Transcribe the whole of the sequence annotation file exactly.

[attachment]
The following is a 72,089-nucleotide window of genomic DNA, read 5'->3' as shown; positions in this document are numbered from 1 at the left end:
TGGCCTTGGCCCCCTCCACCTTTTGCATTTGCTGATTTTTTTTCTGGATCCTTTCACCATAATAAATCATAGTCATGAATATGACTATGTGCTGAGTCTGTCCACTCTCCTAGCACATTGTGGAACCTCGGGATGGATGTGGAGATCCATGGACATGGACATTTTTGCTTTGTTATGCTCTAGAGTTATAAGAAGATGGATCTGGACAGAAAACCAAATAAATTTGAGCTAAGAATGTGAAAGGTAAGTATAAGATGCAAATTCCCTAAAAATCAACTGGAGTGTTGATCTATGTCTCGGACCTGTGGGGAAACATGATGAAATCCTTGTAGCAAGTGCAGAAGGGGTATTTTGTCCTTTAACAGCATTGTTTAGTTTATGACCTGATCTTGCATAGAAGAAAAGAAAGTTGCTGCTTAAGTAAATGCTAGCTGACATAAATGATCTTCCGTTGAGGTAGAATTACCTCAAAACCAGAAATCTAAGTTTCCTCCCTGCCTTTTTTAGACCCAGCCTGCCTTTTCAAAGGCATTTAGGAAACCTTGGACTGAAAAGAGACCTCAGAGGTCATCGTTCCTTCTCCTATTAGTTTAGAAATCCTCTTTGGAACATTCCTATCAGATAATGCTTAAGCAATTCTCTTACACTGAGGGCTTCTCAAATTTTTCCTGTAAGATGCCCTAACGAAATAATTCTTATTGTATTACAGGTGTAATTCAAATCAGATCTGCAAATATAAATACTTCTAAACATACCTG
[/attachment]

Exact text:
The following is a 72,089-nucleotide window of genomic DNA, read 5'->3' as shown; positions in this document are numbered from 1 at the left end:
TGGCCTTGGCCCCCTCCACCTTTTGCATTTGCTGATTTTTTTTCTGGATCCTTTCACCATAATAAATCATAGTCATGAATATGACTATGTGCTGAGTCTGTCCACTCTCCTAGCACATTGTGGAACCTCGGGATGGATGTGGAGATCCATGGACATGGACATTTTTGCTTTGTTATGCTCTAGAGTTATAAGAAGATGGATCTGGACAGAAAACCAAATAAATTTGAGCTAAGAATGTGAAAGGTAAGTATAAGATGCAAATTCCCTAAAAATCAACTGGAGTGTTGATCTATGTCTCGGACCTGTGGGGAAACATGATGAAATCCTTGTAGCAAGTGCAGAAGGGGTATTTTGTCCTTTAACAGCATTGTTTAGTTTATGACCTGATCTTGCATAGAAGAAAAGAAAGTTGCTGCTTAAGTAAATGCTAGCTGACATAAATGATCTTCCGTTGAGGTAGAATTACCTCAAAACCAGAAATCTAAGTTTCCTCCCTGCCTTTTTTAGACCCAGCCTGCCTTTTCAAAGGCATTTAGGAAACCTTGGACTGAAAAGAGACCTCAGAGGTCATCGTTCCTTCTCCTATTAGTTTAGAAATCCTCTTTGGAACATTCCTATCAGATAATGCTTAAGCAATTCTCTTACACTGAGGGCTTCTCAAATTTTTCCTGTAAGATGCCCTAACGAAATAATTCTTATTGTATTACAGGTGTAATTCAAATCAGATCTGCAAATATAAATACTTCTAAACATACCTG